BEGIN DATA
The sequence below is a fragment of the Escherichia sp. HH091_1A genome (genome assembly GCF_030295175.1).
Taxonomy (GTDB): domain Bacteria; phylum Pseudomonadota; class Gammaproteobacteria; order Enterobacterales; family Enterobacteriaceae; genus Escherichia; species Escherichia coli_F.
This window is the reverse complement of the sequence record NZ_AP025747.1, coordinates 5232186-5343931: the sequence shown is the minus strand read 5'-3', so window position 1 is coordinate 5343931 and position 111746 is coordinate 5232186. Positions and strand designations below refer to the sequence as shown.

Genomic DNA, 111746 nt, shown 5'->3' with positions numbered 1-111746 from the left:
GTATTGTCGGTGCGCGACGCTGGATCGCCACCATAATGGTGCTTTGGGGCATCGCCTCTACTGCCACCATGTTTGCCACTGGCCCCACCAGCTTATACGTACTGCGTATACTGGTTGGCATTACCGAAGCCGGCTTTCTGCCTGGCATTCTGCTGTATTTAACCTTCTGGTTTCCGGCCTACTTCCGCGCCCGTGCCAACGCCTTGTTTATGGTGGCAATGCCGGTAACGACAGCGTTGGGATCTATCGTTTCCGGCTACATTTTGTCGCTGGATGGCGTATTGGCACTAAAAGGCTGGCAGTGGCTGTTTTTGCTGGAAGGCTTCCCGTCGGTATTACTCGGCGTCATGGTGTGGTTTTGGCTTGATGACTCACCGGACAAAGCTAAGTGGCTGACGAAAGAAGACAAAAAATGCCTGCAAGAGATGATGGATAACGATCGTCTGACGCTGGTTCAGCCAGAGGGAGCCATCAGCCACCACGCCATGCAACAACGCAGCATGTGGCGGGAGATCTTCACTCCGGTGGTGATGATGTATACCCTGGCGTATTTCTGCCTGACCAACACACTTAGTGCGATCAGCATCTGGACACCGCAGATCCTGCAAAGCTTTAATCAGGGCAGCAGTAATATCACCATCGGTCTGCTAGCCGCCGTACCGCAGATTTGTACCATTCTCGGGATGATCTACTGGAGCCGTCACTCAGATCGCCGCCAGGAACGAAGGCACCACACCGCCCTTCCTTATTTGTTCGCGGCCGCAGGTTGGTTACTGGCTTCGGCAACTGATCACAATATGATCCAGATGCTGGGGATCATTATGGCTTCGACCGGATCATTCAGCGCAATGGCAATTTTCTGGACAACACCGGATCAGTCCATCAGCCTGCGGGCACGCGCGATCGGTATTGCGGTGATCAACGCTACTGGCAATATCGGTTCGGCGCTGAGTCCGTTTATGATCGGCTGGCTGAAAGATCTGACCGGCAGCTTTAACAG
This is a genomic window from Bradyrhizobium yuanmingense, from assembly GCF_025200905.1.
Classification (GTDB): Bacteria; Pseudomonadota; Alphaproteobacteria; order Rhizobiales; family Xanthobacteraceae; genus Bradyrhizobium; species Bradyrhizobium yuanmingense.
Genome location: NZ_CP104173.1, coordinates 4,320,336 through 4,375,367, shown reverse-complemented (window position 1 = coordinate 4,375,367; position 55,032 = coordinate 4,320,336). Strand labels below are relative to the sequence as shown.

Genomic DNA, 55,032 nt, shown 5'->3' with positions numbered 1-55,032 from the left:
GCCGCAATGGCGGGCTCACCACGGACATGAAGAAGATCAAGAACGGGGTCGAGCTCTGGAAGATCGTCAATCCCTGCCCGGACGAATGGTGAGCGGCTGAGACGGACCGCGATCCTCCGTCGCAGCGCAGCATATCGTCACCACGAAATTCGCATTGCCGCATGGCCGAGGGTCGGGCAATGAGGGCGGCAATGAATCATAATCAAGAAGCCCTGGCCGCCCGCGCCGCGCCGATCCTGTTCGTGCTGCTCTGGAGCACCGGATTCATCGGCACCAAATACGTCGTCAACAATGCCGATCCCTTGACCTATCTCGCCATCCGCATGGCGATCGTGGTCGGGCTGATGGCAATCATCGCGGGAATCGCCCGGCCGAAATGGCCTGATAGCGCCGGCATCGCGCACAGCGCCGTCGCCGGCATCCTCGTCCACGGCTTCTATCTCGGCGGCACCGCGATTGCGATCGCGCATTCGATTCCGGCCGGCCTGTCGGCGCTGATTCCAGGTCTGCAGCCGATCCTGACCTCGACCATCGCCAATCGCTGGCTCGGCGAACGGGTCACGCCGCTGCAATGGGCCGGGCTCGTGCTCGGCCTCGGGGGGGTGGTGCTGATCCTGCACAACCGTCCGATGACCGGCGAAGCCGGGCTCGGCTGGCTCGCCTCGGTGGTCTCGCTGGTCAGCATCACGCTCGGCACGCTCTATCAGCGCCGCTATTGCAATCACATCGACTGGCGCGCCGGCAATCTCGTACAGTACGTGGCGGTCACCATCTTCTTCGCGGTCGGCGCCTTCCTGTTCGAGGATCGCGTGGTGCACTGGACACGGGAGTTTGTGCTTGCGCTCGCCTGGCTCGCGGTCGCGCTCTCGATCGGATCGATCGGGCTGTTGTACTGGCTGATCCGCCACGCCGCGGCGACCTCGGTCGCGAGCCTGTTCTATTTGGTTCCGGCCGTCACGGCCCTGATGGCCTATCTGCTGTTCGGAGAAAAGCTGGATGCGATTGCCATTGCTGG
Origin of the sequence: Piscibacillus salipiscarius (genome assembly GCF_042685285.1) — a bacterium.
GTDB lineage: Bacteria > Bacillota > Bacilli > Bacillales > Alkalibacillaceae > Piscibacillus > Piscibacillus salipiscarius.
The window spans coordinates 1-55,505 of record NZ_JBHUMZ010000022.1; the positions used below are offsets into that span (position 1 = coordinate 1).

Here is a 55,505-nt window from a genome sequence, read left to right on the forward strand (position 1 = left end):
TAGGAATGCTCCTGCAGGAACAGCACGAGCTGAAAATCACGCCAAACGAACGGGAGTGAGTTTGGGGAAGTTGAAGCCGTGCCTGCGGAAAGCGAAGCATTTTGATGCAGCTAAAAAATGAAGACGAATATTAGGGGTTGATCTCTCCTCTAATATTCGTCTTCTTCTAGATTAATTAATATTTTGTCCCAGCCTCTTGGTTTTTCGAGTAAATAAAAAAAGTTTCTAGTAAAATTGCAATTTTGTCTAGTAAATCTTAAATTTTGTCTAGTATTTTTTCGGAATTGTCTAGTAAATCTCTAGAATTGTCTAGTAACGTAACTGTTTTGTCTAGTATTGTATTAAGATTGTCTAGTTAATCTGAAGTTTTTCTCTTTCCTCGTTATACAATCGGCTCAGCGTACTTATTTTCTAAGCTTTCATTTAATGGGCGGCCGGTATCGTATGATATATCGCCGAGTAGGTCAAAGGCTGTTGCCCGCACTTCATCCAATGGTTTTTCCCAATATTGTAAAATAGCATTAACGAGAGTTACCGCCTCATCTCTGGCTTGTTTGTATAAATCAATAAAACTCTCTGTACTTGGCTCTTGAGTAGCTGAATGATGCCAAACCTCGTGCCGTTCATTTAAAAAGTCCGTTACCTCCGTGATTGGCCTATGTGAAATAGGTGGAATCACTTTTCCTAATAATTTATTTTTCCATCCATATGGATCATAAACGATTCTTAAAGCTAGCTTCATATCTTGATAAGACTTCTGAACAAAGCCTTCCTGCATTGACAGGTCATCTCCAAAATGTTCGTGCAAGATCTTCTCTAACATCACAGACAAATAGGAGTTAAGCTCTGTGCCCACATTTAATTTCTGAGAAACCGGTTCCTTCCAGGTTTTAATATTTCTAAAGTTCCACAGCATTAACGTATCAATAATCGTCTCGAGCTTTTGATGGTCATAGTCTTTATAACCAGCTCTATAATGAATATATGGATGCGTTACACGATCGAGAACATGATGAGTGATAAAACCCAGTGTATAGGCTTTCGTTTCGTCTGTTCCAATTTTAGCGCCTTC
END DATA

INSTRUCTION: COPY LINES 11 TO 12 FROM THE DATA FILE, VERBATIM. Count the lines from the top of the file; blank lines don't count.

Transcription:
Origin of the sequence: Piscibacillus salipiscarius (genome assembly GCF_042685285.1) — a bacterium.
GTDB lineage: Bacteria > Bacillota > Bacilli > Bacillales > Alkalibacillaceae > Piscibacillus > Piscibacillus salipiscarius.